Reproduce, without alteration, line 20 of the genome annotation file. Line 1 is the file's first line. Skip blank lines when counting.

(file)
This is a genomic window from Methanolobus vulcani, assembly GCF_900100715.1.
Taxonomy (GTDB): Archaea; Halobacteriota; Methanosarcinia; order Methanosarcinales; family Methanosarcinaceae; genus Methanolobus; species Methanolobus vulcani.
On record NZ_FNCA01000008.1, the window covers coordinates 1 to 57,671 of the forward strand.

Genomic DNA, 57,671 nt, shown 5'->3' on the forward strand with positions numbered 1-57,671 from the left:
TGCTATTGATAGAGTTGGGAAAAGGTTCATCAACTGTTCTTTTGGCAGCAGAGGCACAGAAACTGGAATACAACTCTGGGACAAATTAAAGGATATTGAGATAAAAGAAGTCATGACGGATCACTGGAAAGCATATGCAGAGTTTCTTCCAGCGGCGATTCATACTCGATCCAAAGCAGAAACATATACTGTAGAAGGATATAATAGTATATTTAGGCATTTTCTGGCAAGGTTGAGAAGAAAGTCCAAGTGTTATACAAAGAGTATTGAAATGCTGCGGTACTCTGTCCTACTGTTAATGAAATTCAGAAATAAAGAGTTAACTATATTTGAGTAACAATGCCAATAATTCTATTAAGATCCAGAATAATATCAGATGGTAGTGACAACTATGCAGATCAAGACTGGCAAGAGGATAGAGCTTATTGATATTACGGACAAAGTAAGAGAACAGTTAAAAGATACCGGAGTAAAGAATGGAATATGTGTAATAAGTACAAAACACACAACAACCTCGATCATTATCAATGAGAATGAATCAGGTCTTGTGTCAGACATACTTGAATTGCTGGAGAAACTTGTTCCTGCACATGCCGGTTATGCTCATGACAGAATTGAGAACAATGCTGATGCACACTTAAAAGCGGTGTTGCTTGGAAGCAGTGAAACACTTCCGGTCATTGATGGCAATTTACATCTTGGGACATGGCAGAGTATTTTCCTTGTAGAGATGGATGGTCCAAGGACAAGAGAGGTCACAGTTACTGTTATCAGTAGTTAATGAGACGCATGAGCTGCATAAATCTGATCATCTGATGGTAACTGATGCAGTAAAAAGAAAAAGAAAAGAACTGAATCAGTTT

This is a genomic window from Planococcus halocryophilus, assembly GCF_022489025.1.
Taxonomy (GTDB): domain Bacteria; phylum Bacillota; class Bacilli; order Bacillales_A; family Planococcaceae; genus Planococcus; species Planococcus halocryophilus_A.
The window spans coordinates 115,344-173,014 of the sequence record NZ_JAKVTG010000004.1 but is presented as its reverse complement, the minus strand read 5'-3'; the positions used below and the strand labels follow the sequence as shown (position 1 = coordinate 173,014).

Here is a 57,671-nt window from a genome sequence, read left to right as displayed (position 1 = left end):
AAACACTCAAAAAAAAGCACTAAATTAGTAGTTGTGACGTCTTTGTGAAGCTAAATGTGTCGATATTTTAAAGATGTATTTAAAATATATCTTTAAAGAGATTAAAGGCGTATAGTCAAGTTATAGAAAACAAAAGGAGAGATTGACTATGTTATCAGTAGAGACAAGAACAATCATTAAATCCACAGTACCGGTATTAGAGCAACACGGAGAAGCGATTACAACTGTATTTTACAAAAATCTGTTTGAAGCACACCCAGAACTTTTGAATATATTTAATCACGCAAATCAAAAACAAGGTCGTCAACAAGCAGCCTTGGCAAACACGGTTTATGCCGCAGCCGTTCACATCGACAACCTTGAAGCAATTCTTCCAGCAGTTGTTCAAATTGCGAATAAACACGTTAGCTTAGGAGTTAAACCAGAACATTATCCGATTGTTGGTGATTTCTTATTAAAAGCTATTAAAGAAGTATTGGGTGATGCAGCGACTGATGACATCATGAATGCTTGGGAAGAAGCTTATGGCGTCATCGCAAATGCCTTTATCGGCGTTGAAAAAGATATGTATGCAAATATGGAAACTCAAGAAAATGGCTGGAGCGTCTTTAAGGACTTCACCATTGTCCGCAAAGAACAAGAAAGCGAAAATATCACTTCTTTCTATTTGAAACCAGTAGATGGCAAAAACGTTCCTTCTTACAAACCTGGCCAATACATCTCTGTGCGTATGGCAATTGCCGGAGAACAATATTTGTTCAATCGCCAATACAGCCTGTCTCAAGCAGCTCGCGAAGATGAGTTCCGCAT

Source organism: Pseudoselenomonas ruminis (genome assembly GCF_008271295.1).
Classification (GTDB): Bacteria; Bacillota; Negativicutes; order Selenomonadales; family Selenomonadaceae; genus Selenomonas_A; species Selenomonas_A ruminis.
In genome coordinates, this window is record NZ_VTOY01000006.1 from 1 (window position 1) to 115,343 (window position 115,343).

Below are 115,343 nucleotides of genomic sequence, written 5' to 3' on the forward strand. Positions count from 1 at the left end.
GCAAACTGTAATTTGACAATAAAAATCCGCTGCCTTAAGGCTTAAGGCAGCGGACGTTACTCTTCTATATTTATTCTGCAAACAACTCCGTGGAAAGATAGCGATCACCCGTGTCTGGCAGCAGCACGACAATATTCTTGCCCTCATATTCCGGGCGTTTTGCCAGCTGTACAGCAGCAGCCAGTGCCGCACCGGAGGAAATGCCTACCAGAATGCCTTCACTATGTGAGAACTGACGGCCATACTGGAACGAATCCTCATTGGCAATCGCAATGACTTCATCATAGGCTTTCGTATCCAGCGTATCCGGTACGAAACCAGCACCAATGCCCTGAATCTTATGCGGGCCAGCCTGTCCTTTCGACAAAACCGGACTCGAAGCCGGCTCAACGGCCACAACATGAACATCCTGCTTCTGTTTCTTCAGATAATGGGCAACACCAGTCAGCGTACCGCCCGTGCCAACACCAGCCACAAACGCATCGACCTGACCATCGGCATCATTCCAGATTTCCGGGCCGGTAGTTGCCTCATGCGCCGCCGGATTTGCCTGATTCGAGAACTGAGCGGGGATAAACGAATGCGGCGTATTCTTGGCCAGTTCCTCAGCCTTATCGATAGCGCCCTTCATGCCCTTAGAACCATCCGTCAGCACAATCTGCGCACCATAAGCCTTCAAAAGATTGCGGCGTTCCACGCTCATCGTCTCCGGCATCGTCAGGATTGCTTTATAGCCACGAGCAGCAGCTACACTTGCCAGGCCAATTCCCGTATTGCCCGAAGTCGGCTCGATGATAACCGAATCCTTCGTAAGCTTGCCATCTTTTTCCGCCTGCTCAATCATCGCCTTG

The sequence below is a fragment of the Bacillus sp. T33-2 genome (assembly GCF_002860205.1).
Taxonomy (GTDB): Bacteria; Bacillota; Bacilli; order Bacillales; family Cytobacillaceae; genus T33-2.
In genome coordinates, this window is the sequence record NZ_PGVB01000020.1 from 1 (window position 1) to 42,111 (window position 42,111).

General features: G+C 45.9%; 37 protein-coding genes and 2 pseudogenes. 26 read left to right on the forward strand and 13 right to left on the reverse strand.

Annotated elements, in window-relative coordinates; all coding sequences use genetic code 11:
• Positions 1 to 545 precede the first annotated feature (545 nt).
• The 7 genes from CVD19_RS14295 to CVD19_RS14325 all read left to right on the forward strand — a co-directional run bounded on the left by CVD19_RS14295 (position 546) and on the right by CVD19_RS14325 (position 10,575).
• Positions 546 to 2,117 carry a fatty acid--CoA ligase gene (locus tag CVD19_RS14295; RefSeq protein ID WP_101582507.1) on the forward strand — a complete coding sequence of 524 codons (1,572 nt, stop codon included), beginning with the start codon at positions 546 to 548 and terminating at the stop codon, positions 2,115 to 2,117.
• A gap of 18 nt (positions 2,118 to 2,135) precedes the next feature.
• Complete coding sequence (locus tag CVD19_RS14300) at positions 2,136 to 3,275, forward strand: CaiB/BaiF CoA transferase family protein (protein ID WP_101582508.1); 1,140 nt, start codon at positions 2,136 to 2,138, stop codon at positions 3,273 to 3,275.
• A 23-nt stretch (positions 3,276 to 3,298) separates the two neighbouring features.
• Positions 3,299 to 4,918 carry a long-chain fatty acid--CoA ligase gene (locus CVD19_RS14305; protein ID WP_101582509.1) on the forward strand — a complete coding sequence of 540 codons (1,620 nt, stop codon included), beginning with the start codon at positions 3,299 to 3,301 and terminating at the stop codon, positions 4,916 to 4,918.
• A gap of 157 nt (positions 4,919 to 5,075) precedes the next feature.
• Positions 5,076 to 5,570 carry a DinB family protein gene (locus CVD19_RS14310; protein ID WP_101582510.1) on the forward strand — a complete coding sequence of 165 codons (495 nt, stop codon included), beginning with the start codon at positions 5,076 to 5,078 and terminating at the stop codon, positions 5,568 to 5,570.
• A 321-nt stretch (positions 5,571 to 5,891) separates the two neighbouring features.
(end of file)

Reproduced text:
Annotated elements, in window-relative coordinates; all coding sequences use genetic code 11: